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See detailDaytime light exposure dynamically enhances brain responses.
Vandewalle, Gilles ULg; Balteau, Evelyne ULg; Phillips, Christophe ULg et al

in Current Biology (2006), 16(16), 1616-21

In humans, light enhances both alertness and performance during nighttime and daytime [1-4] and influences regional brain function [5]. These effects do not correspond to classical visual responses but ... [more ▼]

In humans, light enhances both alertness and performance during nighttime and daytime [1-4] and influences regional brain function [5]. These effects do not correspond to classical visual responses but involve a non-image forming (NIF) system, which elicits greater endocrine, physiological, neurophysiological, and behavioral responses to shorter light wavelengths than to wavelengths geared toward the visual system [6-11]. During daytime, the neural changes induced by light exposure, and their time courses, are largely unknown. With functional magnetic resonance imaging (fMRI), we characterized the neural correlates of the alerting effect of daytime light by assessing the responses to an auditory oddball task [12-15], before and after a short exposure to a bright white light. Light-induced improvement in subjective alertness was linearly related to responses in the posterior thalamus. In addition, light enhanced responses in a set of cortical areas supporting attentional oddball effects, and it prevented decreases of activity otherwise observed during continuous darkness. Responses to light were remarkably dynamic. They declined within minutes after the end of the light stimulus, following various region-specific time courses. These findings suggest that light can modulate activity of subcortical structures involved in alertness, thereby dynamically promoting cortical activity in networks involved in ongoing nonvisual cognitive processes. [less ▲]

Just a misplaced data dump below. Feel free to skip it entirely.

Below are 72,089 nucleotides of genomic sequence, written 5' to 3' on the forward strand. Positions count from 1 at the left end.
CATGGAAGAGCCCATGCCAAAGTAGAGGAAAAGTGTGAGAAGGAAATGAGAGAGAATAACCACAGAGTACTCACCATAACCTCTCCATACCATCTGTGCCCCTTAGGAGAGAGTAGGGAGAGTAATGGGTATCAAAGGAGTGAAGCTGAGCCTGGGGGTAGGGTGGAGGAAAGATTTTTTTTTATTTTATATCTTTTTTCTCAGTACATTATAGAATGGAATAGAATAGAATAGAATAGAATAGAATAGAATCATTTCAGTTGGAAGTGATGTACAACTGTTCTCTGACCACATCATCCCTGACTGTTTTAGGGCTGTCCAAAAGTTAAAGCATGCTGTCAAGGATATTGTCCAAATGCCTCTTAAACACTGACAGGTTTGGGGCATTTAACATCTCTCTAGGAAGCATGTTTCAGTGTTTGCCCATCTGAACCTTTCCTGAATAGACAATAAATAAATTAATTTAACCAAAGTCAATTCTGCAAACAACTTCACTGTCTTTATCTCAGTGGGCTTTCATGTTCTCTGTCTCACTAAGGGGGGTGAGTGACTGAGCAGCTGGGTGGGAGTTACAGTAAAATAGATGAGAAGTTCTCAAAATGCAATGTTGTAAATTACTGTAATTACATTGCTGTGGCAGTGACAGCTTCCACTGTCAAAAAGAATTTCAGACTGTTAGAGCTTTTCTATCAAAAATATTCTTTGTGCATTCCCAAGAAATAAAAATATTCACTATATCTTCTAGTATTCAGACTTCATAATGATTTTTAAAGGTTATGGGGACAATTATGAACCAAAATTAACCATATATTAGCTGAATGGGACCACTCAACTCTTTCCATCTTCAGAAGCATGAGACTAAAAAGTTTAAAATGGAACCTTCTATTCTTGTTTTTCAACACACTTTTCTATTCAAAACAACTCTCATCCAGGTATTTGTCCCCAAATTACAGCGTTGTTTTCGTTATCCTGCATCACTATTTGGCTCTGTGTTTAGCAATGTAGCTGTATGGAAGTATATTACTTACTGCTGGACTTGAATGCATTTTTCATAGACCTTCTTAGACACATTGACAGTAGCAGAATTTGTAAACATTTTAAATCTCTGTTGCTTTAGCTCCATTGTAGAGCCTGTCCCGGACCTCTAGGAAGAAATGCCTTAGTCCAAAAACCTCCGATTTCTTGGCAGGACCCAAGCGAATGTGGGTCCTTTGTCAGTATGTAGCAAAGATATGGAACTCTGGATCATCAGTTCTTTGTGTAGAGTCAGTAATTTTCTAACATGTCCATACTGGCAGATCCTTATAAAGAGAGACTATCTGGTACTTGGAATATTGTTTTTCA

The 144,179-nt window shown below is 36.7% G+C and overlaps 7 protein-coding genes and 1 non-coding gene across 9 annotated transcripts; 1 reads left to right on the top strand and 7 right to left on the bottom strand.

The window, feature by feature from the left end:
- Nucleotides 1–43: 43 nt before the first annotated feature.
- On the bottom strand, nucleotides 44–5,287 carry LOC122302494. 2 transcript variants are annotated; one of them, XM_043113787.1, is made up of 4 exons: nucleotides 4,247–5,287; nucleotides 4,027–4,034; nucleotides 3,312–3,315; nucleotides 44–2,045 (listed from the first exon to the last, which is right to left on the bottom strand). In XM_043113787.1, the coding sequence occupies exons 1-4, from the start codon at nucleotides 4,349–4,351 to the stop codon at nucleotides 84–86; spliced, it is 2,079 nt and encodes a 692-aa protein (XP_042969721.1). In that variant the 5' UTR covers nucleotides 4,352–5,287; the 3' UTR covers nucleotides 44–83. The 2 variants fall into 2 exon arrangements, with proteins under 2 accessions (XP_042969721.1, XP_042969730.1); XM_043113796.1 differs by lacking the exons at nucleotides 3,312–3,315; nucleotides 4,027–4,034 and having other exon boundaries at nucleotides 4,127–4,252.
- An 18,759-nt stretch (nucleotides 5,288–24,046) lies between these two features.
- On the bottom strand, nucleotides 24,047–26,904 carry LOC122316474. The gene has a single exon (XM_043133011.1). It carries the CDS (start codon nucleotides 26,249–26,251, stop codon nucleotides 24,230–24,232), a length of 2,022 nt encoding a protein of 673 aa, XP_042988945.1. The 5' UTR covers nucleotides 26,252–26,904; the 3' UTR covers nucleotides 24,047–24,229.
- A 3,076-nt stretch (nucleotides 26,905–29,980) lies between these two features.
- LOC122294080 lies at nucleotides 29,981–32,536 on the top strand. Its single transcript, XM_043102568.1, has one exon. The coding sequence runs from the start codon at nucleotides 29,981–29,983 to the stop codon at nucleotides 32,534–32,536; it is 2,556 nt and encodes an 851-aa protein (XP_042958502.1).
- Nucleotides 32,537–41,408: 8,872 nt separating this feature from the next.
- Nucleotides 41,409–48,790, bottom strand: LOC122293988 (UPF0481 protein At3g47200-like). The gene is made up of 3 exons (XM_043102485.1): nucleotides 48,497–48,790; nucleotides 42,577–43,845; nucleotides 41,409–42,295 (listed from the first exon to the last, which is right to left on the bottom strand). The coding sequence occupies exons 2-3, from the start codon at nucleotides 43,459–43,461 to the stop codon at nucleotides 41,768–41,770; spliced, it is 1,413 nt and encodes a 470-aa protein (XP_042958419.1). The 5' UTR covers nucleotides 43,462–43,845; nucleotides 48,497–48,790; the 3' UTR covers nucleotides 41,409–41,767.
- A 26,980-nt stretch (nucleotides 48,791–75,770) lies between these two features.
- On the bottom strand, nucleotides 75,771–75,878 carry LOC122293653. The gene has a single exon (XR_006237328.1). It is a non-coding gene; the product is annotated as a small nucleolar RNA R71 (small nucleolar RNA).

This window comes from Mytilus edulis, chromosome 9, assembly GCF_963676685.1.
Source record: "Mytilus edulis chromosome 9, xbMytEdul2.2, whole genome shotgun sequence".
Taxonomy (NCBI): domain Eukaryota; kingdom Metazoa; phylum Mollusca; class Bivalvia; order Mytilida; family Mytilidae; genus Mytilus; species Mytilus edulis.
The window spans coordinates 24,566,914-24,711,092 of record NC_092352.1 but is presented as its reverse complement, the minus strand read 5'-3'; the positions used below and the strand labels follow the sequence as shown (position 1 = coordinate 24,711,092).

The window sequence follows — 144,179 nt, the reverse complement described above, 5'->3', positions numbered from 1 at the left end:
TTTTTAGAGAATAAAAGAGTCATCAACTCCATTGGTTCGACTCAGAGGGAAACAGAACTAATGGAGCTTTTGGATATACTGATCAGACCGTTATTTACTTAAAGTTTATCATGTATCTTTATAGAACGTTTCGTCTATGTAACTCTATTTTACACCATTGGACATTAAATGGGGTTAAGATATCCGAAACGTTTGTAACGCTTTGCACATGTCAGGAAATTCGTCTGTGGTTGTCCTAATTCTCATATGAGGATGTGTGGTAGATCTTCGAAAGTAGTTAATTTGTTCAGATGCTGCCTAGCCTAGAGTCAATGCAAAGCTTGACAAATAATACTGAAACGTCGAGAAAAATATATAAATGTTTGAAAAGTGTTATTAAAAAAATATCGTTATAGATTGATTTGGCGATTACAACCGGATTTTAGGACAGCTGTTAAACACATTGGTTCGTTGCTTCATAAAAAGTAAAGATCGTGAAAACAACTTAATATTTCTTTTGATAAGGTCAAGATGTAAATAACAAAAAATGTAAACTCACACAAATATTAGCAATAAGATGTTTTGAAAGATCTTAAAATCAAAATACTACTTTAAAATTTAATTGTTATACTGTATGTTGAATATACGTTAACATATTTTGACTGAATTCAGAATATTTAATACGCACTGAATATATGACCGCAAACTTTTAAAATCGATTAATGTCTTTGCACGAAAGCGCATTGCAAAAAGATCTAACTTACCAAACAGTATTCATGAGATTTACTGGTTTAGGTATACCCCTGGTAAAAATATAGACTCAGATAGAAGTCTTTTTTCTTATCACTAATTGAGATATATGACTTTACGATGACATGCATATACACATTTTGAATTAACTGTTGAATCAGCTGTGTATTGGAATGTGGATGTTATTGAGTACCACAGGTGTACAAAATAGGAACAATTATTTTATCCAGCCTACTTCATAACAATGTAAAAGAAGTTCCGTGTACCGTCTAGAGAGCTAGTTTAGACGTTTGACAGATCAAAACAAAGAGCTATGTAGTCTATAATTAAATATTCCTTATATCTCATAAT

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See detail"Daz man bild mit bilden us tribe". Visual and Textual Image Theory in Henry Suso’s Exemplar
Falque, Ingrid ULg

Scientific conference (2012, May 30)

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See detailDBIRD complex integrates alternative mRNA splicing with RNA polymerase II transcript elongation